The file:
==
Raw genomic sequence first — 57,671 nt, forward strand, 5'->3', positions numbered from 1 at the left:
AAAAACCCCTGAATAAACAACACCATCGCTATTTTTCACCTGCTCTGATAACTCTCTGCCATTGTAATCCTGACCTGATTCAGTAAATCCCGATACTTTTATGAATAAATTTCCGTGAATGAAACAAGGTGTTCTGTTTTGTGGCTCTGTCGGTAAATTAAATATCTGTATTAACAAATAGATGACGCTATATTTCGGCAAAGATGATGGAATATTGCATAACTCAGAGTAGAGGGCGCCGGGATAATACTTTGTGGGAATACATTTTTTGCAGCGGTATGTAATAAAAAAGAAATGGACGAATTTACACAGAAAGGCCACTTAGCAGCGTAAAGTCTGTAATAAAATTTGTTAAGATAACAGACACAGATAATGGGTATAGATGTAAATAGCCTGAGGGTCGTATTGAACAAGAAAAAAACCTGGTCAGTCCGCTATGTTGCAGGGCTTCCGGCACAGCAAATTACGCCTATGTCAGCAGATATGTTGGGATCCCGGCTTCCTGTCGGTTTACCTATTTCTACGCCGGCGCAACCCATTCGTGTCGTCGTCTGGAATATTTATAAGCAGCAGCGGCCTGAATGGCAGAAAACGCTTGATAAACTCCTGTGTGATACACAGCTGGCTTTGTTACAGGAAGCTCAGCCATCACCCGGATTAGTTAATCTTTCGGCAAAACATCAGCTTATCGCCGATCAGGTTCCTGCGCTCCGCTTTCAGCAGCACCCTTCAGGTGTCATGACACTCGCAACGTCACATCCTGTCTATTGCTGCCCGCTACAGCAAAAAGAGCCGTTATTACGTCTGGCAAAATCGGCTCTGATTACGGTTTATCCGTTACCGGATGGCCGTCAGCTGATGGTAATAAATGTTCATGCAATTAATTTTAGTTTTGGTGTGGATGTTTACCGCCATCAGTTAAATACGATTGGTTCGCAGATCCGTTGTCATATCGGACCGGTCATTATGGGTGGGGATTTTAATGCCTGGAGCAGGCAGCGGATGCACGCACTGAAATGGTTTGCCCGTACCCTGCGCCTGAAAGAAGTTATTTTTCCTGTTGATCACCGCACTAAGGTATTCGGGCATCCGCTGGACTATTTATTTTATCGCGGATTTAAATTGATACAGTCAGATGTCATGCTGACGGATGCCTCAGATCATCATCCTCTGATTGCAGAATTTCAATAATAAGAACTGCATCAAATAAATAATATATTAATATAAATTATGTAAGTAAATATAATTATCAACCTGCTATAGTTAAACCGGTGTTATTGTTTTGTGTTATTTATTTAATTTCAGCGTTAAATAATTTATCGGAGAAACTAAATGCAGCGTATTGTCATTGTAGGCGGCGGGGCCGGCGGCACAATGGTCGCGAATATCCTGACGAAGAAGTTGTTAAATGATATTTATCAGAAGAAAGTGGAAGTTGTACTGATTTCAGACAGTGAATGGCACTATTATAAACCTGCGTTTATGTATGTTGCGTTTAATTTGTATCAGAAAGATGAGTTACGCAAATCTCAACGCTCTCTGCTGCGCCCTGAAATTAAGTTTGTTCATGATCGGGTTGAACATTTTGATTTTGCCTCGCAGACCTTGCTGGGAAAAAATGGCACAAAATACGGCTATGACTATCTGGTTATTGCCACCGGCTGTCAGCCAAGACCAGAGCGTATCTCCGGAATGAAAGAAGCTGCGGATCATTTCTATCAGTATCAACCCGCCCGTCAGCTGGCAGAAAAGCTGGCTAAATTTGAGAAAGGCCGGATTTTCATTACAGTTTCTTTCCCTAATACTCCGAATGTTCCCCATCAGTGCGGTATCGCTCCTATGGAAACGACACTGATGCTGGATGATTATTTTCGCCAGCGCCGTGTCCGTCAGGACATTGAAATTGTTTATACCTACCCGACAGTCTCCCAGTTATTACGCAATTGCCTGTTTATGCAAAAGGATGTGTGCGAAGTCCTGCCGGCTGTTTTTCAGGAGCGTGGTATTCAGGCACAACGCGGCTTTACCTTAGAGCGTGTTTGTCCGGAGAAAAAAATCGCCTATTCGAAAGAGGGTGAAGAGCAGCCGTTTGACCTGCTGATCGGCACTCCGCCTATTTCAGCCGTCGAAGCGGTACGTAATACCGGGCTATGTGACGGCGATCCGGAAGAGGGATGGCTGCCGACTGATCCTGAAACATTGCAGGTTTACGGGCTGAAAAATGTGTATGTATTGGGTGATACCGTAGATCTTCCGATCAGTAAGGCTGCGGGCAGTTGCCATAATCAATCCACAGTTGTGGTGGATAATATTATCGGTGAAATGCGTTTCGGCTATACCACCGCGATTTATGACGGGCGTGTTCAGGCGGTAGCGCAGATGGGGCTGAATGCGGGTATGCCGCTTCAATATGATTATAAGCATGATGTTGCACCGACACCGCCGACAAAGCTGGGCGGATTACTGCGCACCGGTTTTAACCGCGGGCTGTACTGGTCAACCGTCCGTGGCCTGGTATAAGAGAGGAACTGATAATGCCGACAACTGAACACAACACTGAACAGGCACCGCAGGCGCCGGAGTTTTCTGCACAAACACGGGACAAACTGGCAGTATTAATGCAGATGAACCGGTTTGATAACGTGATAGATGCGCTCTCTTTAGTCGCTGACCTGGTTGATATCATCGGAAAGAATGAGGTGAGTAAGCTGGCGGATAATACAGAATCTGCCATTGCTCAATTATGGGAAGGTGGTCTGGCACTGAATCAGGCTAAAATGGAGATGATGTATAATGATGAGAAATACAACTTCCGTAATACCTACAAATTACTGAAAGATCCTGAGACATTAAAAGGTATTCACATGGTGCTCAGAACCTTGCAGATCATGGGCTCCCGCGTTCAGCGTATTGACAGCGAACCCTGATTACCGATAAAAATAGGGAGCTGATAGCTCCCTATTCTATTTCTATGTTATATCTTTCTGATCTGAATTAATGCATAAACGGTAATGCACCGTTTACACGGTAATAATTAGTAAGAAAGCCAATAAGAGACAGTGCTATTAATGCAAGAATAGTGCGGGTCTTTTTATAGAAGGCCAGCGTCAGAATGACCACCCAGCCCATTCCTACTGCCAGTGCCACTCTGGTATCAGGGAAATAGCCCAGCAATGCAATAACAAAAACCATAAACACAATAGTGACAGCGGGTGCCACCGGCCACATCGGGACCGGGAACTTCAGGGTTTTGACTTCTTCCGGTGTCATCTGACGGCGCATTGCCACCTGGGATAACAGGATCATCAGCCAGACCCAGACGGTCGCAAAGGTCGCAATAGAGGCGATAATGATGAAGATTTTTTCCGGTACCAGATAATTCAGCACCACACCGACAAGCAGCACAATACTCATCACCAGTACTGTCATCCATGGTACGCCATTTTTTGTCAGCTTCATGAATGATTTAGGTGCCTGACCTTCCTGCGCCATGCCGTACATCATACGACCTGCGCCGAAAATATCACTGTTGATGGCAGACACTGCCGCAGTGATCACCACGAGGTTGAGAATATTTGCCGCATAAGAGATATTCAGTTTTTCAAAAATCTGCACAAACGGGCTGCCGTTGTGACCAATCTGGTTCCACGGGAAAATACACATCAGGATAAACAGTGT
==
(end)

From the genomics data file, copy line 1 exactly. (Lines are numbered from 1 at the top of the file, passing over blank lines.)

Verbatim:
Raw genomic sequence first — 57,671 nt, forward strand, 5'->3', positions numbered from 1 at the left: